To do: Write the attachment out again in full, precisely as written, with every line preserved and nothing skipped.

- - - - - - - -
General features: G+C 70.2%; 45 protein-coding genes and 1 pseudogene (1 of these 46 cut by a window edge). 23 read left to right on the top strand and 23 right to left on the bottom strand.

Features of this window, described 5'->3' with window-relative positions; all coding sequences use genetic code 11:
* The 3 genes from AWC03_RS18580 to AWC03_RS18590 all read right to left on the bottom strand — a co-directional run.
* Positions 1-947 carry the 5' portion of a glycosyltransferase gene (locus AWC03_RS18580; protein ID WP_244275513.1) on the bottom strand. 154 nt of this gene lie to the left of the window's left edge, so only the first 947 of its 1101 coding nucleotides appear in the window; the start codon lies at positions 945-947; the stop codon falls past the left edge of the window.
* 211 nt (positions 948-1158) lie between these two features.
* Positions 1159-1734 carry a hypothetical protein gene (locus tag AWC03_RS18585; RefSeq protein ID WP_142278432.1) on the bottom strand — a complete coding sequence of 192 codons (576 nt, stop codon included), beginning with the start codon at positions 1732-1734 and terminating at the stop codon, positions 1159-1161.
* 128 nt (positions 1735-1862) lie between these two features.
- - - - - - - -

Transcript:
General features: G+C 70.2%; 45 protein-coding genes and 1 pseudogene (1 of these 46 cut by a window edge). 23 read left to right on the top strand and 23 right to left on the bottom strand.

Features of this window, described 5'->3' with window-relative positions; all coding sequences use genetic code 11:
* The 3 genes from AWC03_RS18580 to AWC03_RS18590 all read right to left on the bottom strand — a co-directional run.
* Positions 1-947 carry the 5' portion of a glycosyltransferase gene (locus AWC03_RS18580; protein ID WP_244275513.1) on the bottom strand. 154 nt of this gene lie to the left of the window's left edge, so only the first 947 of its 1101 coding nucleotides appear in the window; the start codon lies at positions 945-947; the stop codon falls past the left edge of the window.
* 211 nt (positions 948-1158) lie between these two features.
* Positions 1159-1734 carry a hypothetical protein gene (locus tag AWC03_RS18585; RefSeq protein ID WP_142278432.1) on the bottom strand — a complete coding sequence of 192 codons (576 nt, stop codon included), beginning with the start codon at positions 1732-1734 and terminating at the stop codon, positions 1159-1161.
* 128 nt (positions 1735-1862) lie between these two features.